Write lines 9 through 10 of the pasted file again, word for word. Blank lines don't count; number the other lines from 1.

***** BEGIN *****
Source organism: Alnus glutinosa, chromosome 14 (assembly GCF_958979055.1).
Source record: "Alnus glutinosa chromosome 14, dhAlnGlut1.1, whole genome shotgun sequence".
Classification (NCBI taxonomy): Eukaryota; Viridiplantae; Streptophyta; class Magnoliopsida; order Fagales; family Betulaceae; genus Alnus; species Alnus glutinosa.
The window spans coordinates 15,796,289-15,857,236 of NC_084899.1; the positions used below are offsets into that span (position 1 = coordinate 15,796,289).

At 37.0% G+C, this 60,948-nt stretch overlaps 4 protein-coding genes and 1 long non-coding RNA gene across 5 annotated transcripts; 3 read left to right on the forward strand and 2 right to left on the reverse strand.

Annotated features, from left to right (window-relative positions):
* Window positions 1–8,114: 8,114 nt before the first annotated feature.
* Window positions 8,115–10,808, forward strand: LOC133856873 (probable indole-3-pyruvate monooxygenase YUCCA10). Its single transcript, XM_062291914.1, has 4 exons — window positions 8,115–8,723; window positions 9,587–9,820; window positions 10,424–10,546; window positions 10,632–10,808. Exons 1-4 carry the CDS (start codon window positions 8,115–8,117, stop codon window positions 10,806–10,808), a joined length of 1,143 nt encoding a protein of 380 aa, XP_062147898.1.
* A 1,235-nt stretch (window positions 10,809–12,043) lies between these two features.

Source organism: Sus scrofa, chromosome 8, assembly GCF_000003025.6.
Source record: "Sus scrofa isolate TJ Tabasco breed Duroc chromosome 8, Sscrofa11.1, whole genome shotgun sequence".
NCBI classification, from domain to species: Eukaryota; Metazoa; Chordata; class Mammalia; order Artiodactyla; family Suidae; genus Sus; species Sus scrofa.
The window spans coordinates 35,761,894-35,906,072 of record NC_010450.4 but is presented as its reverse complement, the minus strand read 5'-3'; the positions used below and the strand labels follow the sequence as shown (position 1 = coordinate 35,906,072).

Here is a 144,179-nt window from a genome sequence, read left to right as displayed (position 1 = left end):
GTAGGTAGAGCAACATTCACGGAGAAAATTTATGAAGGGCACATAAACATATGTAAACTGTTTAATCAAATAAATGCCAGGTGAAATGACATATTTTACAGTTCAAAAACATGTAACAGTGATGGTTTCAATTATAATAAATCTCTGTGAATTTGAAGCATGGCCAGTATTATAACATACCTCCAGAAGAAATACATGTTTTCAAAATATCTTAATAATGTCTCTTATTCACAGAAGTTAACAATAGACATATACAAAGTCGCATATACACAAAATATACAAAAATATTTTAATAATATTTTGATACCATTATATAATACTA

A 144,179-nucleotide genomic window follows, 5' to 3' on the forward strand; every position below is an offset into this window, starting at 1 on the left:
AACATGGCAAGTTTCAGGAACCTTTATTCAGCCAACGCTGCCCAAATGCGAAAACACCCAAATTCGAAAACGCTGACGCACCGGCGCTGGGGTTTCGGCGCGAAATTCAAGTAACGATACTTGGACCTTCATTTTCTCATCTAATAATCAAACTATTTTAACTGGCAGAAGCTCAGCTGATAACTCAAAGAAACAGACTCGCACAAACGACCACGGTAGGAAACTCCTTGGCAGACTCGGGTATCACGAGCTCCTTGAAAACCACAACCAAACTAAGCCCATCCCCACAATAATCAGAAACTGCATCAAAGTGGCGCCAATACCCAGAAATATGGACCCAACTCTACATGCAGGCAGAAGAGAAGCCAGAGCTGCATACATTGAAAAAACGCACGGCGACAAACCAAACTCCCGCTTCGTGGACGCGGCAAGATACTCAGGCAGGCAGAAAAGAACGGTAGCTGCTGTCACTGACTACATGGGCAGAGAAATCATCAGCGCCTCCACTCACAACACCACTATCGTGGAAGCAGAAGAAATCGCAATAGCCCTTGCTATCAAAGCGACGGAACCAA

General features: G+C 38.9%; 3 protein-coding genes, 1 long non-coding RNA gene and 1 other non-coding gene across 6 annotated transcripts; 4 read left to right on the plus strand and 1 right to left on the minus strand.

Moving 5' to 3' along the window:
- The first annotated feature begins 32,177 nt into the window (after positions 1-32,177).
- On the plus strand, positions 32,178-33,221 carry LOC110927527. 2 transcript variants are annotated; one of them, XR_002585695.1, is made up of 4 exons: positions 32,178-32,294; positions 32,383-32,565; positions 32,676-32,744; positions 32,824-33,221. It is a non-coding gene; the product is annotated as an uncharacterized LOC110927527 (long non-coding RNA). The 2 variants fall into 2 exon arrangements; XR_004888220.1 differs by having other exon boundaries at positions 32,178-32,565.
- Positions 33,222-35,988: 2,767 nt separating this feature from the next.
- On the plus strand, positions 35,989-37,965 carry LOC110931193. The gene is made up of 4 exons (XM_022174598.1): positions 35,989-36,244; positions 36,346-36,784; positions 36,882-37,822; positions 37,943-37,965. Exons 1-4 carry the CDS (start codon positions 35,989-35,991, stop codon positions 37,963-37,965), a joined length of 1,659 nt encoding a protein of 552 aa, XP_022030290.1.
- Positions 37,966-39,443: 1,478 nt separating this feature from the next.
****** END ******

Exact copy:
* A 1,235-nt stretch (window positions 10,809–12,043) lies between these two features.

Source organism: Sus scrofa, chromosome 8, assembly GCF_000003025.6.